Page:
Do you agree with me that buying Sears Holdings stock is a scary thought and that the aging retailer is the World's Scariest Stock? If so, join with me over at the investor-intelligence community Motley Fool CAPS and select Sears Holdings to underperform the market. You can lay out your creepy tale and let us know you find there are more tricks than treats in this stock. Then come back in a week to find out who has won the dubious distinction of being the World's Scariest Stock.

Wal-Mart, Sears, and Berkshire Hathaway are Motley Fool Inside Value recommendations. Costco and Berkshire Hathaway are Stock Advisor picks. The Fool owns shares of Berkshire Hathaway. Try any of our Foolish newsletter services free for 30 days.

Fool contributor Rich Duprey owns shares of Wal-Mart but has no financial position in any of the other stocks mentioned in this article. You can see his holdings. The Motley Fool has a disclosure policy.

Read/Post Comments (2) | Recommend This Article (11)

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  • Report this Comment On October 31, 2008, at 1:38 PM, Nothingiscertain wrote:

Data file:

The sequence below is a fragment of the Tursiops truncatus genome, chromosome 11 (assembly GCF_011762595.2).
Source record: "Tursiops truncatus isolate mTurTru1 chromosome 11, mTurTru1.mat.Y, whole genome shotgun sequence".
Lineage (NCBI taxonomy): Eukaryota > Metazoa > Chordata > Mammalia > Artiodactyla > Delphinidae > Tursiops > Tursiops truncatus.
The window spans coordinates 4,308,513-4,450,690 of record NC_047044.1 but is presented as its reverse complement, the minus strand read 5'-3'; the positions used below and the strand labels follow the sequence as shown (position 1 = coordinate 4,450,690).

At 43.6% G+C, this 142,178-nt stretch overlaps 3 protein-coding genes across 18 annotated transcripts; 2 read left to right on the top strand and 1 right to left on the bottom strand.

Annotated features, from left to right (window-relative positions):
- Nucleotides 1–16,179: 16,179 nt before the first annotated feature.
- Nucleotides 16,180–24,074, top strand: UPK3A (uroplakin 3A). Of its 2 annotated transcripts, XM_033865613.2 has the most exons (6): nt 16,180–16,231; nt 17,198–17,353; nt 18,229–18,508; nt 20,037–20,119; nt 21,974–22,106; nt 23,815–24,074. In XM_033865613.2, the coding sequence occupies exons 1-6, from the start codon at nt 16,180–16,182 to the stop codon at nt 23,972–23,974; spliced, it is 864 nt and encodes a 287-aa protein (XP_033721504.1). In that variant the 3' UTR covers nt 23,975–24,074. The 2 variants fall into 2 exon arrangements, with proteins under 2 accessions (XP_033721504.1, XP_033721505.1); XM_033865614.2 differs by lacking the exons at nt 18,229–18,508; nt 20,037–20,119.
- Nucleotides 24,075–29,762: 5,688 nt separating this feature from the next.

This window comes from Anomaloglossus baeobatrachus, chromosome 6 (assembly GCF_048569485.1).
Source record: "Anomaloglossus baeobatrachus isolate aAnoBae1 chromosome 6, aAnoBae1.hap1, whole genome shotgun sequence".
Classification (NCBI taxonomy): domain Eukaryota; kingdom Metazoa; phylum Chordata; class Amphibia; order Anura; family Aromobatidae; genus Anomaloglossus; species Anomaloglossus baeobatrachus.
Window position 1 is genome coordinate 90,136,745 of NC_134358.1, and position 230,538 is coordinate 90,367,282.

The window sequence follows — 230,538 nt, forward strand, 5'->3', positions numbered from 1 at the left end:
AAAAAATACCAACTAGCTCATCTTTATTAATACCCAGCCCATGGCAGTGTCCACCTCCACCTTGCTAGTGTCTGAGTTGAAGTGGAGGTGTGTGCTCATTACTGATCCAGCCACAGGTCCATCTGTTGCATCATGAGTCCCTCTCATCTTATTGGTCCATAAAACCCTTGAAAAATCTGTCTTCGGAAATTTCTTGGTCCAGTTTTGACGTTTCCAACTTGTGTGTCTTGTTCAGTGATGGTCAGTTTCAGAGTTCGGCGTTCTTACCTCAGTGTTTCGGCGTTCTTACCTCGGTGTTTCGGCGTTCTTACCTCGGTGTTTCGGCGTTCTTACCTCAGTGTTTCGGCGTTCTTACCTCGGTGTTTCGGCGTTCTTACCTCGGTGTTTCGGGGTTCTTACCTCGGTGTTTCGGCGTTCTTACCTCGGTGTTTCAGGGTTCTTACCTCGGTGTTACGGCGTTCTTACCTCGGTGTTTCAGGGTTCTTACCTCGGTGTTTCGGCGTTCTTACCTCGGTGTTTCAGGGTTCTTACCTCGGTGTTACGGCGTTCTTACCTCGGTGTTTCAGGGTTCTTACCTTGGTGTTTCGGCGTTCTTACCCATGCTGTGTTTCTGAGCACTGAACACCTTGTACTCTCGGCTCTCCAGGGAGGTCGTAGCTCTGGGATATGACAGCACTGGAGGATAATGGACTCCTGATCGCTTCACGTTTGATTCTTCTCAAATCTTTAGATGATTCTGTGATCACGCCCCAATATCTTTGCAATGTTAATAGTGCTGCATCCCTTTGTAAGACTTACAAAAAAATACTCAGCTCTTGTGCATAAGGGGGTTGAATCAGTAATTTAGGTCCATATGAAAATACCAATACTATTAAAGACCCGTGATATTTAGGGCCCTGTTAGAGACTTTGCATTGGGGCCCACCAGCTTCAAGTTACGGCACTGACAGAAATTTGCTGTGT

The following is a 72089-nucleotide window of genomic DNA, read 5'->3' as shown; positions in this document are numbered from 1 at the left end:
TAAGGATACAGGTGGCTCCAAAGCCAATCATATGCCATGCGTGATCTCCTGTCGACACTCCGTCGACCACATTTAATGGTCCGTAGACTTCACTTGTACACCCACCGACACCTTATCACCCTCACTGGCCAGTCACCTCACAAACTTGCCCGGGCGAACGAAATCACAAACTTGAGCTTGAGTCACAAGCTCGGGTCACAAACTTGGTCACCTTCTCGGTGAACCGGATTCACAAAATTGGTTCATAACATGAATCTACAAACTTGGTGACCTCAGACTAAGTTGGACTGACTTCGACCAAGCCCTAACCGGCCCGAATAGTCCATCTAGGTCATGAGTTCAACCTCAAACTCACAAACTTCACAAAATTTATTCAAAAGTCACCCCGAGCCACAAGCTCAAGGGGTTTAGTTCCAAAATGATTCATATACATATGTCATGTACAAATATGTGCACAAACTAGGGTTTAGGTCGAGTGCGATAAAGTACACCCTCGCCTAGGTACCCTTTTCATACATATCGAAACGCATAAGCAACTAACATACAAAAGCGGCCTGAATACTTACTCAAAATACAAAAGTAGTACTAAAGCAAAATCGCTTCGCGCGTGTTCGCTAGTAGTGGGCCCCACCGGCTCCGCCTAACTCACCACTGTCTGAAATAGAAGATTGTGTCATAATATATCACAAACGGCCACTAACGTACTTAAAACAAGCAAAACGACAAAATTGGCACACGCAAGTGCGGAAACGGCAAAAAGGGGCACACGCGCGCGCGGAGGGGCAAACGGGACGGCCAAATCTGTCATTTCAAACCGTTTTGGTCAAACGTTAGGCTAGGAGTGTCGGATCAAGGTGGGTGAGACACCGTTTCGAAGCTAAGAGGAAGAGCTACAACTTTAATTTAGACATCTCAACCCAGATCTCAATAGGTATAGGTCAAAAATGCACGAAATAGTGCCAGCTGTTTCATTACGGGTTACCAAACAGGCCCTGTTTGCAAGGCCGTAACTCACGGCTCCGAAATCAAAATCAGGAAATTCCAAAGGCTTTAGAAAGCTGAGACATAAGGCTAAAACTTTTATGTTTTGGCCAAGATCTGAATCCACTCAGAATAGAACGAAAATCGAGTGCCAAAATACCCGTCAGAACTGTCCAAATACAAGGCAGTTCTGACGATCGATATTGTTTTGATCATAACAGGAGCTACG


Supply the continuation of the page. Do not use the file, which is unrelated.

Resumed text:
The only thing scary is your lack of hard hitting facts to suport an argument based on generalizations and glitter generalities. As of this writing, over the past 1 year period Sears Holdnigs stock has declined 55.73% versus Macy's stock which is down 61.60% and JCPenny which is down 57.73%.

    No one could have predicted a meltdown of this magnitude. I am not worried over the long-term as because Eddie Lampert is a value investor, who will turn ailing retailers into a financial engine that could power what could become the world's most successful holding company.

    Sears Holdings is the largest appliance seller in the U.S. The company also has great brands.

    The question becomes how can you sustain the sales and growth of these great businesses while leveraging the company's valuable assets.

    In the meanwhile he built his position in Sears Holdings using the company's money to buy back stock and pay off debt. He has 51% of Sears Holdings. Every long-term share holder has benefited as their ownership in the company has increased along side Lampert's stock. Eddie Lampert is not interested in growth at a competitive disadvantage which destroys value.

    It's taken him 5 years to allocate capital to increase his owenrship to 51%. Comparably, it took Warren Buffet 7 years to obtain a 49% stake in Berkshire Hatahaway and change the management.

    In 1985, 23 years after Buffet initially started buying a position in Berkshire Hatahway the last textile operations (Hathaway's historic core) were shut down. As I stated before this a long-term investment. Unlike Berkshire Hatahway, Sears Holdings is MAKING MONEY.

  • Report this Comment On November 16, 2008, at 3:20 PM, exlandsender wrote: